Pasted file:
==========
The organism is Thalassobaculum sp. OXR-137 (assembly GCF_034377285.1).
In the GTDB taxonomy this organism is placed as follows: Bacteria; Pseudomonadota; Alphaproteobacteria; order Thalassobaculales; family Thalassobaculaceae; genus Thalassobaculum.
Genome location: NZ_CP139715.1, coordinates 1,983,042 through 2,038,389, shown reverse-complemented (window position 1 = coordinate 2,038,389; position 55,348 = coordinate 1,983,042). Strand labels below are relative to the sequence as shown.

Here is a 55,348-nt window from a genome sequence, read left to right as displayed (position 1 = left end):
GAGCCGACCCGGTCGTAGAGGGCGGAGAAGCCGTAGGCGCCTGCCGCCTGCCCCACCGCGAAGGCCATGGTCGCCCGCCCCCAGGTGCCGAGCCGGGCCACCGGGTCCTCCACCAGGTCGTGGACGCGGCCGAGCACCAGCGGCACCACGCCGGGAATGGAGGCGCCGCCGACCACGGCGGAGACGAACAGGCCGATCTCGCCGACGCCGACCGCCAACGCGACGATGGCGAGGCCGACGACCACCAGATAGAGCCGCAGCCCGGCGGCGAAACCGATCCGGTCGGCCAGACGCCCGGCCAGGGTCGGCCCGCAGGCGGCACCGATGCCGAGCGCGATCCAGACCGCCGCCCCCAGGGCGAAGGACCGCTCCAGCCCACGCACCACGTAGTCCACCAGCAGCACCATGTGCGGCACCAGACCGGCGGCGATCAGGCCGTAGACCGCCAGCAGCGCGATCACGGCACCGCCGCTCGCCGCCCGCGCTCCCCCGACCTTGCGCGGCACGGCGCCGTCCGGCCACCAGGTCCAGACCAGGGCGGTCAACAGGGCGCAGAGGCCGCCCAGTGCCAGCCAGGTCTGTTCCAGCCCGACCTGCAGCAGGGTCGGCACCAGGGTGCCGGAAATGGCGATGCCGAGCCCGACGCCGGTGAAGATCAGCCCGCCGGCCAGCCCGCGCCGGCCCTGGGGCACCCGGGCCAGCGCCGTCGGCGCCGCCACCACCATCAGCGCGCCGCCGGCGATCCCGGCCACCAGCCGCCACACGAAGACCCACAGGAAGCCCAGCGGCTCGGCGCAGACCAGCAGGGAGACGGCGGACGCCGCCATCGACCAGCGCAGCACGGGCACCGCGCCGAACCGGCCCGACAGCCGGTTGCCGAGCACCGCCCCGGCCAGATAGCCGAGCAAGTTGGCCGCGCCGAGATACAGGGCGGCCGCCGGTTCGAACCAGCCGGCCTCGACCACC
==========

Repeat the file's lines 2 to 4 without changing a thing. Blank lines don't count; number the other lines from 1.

In the GTDB taxonomy this organism is placed as follows: Bacteria; Pseudomonadota; Alphaproteobacteria; order Thalassobaculales; family Thalassobaculaceae; genus Thalassobaculum.
Genome location: NZ_CP139715.1, coordinates 1,983,042 through 2,038,389, shown reverse-complemented (window position 1 = coordinate 2,038,389; position 55,348 = coordinate 1,983,042). Strand labels below are relative to the sequence as shown.

Here is a 55,348-nt window from a genome sequence, read left to right as displayed (position 1 = left end):